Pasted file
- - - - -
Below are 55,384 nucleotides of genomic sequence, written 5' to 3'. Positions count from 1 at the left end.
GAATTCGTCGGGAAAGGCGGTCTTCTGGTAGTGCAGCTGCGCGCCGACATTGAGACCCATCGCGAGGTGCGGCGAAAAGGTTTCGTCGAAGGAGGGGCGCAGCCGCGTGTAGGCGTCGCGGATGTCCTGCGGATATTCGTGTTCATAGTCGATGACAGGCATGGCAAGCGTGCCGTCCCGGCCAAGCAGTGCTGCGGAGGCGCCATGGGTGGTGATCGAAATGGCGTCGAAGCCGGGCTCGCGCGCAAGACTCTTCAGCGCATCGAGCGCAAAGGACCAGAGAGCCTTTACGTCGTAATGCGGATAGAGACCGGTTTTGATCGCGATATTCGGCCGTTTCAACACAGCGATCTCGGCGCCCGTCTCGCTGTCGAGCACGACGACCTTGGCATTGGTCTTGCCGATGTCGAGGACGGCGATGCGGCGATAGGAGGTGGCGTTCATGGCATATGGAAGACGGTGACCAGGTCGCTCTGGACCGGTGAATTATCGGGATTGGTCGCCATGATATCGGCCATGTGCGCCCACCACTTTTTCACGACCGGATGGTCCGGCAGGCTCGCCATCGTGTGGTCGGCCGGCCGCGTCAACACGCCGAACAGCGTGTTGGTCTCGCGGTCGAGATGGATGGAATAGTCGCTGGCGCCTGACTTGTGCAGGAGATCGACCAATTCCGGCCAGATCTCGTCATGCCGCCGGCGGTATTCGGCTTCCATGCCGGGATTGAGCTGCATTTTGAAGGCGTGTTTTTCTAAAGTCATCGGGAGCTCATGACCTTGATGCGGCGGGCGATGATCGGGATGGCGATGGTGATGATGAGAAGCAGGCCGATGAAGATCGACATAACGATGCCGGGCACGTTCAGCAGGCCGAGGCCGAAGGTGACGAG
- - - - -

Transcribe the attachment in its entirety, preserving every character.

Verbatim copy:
Below are 55,384 nucleotides of genomic sequence, written 5' to 3'. Positions count from 1 at the left end.
GAATTCGTCGGGAAAGGCGGTCTTCTGGTAGTGCAGCTGCGCGCCGACATTGAGACCCATCGCGAGGTGCGGCGAAAAGGTTTCGTCGAAGGAGGGGCGCAGCCGCGTGTAGGCGTCGCGGATGTCCTGCGGATATTCGTGTTCATAGTCGATGACAGGCATGGCAAGCGTGCCGTCCCGGCCAAGCAGTGCTGCGGAGGCGCCATGGGTGGTGATCGAAATGGCGTCGAAGCCGGGCTCGCGCGCAAGACTCTTCAGCGCATCGAGCGCAAAGGACCAGAGAGCCTTTACGTCGTAATGCGGATAGAGACCGGTTTTGATCGCGATATTCGGCCGTTTCAACACAGCGATCTCGGCGCCCGTCTCGCTGTCGAGCACGACGACCTTGGCATTGGTCTTGCCGATGTCGAGGACGGCGATGCGGCGATAGGAGGTGGCGTTCATGGCATATGGAAGACGGTGACCAGGTCGCTCTGGACCGGTGAATTATCGGGATTGGTCGCCATGATATCGGCCATGTGCGCCCACCACTTTTTCACGACCGGATGGTCCGGCAGGCTCGCCATCGTGTGGTCGGCCGGCCGCGTCAACACGCCGAACAGCGTGTTGGTCTCGCGGTCGAGATGGATGGAATAGTCGCTGGCGCCTGACTTGTGCAGGAGATCGACCAATTCCGGCCAGATCTCGTCATGCCGCCGGCGGTATTCGGCTTCCATGCCGGGATTGAGCTGCATTTTGAAGGCGTGTTTTTCTAAAGTCATCGGGAGCTCATGACCTTGATGCGGCGGGCGATGATCGGGATGGCGATGGTGATGATGAGAAGCAGGCCGATGAAGATCGACATAACGATGCCGGGCACGTTCAGCAGGCCGAGGCCGAAGGTGACGAG